Yet in their calls to help the poor and reduce political turmoil by stabilizing prices, Zoellick, Sarkozy, the Brookings Institution, the G-20 agriculture ministers, and many other global leaders erred. They conflated high food prices with greater food price volatility, which is best defined as variance around the food price level. The error is understandable, because the two phenomena are indisputably correlated. If demand outstrips production, food prices rise and sellers begin tapping their food inventories. Inventory management stabilizes prices by supplementing supply in times of scarcity and boosting demand in times of surplus. But if food inventories are excessively drawn down during periods of unusually high prices, carryover stocks will be insufficient to stabilize prices during further supply or demand. This can lead to price spikes.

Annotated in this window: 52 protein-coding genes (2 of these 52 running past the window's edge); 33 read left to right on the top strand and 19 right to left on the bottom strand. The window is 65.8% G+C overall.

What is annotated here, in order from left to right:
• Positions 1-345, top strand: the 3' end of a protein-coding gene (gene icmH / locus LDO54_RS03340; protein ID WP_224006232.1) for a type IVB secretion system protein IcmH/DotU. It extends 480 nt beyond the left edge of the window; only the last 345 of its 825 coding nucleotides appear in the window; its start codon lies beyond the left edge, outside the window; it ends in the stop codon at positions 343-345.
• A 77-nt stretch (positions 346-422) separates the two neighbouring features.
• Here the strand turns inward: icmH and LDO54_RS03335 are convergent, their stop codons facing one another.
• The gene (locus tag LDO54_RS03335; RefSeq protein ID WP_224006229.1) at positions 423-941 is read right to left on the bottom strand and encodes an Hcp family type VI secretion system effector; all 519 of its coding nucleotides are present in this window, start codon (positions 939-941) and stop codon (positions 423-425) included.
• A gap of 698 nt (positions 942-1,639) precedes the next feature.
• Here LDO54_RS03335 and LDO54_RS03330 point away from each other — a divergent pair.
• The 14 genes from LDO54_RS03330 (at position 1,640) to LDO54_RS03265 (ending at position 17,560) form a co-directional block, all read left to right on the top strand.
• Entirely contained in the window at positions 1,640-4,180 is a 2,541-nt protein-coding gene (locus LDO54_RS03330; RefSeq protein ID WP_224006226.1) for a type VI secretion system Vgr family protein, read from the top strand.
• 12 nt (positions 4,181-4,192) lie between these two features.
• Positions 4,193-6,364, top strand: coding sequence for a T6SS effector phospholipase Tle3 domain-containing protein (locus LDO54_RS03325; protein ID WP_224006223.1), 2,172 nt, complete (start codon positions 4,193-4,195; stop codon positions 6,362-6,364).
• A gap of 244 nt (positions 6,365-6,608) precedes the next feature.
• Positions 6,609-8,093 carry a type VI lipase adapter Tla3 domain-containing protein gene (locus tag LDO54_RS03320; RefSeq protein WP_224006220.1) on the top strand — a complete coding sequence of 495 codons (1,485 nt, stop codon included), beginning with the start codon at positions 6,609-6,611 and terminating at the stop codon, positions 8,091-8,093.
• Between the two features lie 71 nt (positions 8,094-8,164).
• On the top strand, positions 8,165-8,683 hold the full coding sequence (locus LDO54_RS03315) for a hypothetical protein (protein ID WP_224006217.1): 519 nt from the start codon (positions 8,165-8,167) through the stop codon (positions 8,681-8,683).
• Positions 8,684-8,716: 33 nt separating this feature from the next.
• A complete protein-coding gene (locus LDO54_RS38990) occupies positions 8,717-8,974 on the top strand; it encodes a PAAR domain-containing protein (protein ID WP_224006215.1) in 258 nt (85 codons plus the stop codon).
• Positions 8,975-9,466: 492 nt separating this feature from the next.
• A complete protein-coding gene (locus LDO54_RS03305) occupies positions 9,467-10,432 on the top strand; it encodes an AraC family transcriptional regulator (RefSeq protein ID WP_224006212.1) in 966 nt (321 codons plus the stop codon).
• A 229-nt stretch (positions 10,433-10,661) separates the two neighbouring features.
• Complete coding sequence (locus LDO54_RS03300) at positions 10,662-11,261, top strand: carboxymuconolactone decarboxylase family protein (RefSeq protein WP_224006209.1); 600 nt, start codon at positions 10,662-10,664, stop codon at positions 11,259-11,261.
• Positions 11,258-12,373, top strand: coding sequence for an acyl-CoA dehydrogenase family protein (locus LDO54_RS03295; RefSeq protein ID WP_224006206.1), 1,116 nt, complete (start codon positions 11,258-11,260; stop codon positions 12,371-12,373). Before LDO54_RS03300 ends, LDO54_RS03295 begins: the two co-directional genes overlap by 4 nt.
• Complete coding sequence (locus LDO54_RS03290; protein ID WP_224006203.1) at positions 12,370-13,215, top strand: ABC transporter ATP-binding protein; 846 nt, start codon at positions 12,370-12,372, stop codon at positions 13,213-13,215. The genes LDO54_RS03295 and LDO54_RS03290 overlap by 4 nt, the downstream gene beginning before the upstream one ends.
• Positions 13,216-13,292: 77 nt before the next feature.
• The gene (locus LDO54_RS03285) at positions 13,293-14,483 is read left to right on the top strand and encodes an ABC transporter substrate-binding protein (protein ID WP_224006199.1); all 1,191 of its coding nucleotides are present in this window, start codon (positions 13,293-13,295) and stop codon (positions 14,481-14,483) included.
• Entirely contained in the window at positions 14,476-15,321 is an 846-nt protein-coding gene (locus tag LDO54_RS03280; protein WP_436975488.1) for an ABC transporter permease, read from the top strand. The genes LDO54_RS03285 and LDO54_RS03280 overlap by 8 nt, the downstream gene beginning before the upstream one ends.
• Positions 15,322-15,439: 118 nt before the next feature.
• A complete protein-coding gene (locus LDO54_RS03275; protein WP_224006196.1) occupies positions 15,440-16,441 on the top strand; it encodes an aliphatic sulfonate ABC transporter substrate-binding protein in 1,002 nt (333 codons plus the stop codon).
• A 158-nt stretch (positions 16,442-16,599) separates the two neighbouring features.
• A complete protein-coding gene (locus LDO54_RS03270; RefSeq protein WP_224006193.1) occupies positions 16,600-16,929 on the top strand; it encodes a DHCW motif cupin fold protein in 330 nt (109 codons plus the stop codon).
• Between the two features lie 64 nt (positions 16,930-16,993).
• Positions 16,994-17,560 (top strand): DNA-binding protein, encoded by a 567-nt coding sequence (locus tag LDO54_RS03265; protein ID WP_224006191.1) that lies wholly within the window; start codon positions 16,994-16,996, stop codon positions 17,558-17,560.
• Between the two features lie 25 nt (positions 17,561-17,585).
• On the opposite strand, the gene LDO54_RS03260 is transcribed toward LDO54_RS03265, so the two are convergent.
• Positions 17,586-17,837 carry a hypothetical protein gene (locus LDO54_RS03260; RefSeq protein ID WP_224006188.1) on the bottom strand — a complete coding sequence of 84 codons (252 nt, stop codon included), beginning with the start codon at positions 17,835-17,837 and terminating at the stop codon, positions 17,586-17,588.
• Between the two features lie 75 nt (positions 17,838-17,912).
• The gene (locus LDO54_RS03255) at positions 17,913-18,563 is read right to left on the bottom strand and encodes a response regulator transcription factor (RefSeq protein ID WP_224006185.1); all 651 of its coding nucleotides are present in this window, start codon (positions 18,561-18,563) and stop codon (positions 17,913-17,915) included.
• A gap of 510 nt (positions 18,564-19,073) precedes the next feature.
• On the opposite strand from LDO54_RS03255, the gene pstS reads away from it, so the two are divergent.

But high food price levels and high food price volatility are not the same things. Food price levels are at historic highs, but food price volatility, although high these past few years, is not out of line with historical experience and is generally lower than it was in the 1970s. This means that the world does not necessarily face a price volatility problem. It faces a high food price problem.